We warn people all the time of workplace hazards but less about the health hazards of not working. Researchers studied “310 men laid off when a ball bearings manufacturer shut down during the 1981-82 recession. Those still jobless after two years reported greater stress, poorer overall health, more visits to physicians and more medications taken than when they were working.” [emphasis added]
If worklessness had a warning label, it would read like this: “Unemployment raises the chance by about a third that a man will die in the next decade,” to quote the former editor of the British Medical Journal, Dr. Richard Smith. “And for those in middle age — with the biggest commitments — the chance doubles. The men are most likely to die from suicide, cancer, and accidents and violence.”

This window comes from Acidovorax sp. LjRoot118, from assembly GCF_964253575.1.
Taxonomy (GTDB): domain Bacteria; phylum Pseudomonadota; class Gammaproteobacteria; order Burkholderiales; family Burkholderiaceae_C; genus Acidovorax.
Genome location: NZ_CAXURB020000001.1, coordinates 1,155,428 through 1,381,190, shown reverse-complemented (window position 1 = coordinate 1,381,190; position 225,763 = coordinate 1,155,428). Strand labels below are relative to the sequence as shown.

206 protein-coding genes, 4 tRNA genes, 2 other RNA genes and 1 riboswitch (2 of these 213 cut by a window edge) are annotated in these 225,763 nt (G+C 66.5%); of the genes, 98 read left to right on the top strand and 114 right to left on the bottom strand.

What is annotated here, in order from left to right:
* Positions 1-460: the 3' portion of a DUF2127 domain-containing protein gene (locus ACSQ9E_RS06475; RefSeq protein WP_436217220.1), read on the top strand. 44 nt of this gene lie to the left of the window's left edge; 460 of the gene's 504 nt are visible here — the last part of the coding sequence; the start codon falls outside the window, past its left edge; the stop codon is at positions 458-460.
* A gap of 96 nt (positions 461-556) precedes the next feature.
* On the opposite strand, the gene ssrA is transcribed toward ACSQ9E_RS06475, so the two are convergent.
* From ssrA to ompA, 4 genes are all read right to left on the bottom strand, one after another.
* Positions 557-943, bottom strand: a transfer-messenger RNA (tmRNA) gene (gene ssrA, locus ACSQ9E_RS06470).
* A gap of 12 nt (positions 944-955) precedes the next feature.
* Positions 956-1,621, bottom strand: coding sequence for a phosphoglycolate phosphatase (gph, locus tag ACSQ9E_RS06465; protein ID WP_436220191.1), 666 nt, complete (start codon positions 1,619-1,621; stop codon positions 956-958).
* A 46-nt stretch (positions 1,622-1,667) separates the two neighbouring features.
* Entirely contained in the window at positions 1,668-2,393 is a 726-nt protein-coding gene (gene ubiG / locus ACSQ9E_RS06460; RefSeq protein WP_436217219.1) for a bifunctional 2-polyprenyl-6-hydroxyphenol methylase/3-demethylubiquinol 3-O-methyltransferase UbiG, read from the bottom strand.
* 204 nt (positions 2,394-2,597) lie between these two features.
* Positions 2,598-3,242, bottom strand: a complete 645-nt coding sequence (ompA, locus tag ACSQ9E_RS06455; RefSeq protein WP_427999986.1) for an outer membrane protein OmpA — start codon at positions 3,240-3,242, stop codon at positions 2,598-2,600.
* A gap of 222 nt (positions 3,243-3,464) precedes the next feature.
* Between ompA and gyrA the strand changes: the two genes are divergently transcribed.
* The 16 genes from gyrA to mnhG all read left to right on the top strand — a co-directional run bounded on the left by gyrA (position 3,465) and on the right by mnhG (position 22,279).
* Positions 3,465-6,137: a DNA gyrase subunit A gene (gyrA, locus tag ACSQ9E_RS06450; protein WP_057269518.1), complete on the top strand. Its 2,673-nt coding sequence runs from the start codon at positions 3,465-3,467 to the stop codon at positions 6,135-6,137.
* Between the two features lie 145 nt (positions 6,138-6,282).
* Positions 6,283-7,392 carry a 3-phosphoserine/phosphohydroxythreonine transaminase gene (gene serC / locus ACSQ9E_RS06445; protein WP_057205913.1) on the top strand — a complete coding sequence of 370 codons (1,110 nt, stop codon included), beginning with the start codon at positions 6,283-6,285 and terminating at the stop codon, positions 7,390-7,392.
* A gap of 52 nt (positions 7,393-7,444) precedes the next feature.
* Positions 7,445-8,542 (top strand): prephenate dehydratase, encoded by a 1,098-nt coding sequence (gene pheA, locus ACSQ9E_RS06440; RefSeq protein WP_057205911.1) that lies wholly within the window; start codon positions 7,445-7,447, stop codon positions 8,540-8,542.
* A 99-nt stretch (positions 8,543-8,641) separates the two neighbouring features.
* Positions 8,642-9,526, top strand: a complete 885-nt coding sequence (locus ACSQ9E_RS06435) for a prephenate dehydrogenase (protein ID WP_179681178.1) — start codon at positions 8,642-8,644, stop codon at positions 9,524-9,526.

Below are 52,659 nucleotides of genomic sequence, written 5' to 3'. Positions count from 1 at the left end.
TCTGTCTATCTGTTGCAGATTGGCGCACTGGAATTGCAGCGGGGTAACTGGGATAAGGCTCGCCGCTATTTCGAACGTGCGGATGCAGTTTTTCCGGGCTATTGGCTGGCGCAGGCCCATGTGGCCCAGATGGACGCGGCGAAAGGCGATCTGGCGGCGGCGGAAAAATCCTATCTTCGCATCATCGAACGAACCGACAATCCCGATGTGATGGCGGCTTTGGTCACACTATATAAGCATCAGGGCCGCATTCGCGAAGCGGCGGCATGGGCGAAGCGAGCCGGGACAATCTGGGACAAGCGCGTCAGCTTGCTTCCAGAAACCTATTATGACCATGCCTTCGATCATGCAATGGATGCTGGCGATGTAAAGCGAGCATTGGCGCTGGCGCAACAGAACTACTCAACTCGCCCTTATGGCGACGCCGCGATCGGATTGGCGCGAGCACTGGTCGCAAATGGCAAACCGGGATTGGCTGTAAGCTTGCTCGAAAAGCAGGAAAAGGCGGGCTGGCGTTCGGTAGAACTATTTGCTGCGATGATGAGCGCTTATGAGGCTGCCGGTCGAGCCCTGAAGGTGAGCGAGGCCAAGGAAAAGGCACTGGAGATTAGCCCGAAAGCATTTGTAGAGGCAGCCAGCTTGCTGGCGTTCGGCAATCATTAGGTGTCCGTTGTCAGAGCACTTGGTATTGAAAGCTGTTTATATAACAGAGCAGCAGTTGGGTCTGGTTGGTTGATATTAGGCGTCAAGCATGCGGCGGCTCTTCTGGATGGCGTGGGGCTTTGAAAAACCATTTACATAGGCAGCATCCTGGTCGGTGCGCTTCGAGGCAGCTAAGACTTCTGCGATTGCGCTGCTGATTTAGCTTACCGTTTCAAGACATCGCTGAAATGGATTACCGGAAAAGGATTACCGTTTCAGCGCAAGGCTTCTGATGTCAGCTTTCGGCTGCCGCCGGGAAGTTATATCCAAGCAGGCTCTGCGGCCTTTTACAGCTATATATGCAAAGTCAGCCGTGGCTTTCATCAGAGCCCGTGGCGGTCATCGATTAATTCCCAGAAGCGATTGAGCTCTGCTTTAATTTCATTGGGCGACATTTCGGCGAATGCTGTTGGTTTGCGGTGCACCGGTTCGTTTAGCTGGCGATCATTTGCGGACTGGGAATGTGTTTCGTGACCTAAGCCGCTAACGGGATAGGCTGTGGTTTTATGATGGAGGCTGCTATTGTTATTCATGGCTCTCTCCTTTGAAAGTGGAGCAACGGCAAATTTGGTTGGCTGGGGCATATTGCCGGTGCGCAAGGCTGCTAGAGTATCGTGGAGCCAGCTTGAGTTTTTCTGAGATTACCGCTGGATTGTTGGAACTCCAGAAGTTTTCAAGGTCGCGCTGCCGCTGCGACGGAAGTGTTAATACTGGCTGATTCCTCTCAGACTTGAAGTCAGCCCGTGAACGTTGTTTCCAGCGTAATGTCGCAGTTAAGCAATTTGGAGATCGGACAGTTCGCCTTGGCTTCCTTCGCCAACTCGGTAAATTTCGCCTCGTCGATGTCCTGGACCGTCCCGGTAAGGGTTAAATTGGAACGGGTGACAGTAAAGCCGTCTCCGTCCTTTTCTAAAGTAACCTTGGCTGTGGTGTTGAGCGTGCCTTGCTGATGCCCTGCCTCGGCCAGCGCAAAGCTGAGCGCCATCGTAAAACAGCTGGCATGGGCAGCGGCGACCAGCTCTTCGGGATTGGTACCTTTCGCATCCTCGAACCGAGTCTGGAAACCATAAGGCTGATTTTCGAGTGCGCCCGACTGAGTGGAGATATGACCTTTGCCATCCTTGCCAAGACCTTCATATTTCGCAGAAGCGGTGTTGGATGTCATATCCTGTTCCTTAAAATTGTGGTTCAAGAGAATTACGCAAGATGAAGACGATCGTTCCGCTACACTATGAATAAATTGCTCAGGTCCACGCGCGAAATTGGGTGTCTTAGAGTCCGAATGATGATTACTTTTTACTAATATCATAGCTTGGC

And the correlation does equal causation. A study co-authored by economist Tim Diette found that when “resilient” people “without previous bouts of poor mental health” experienced long-term unemployment, they were 125 per cent more likely than those who kept working to “experience their first ever bout of poor emotional well-being.” Worklessness came first. Mental breakdown followed. The former caused the latter.
And losing work is about more than losing money. “Economists Andrew Clark and Andrew Oswald have documented the huge drop in happiness associated with unemployment – about 10 times larger than that associated with a reduction in earnings from the $50,000–$75,000 range to the $35,000–$50,000 bracket,” wrote Harvard economics professor Edward Glaeser.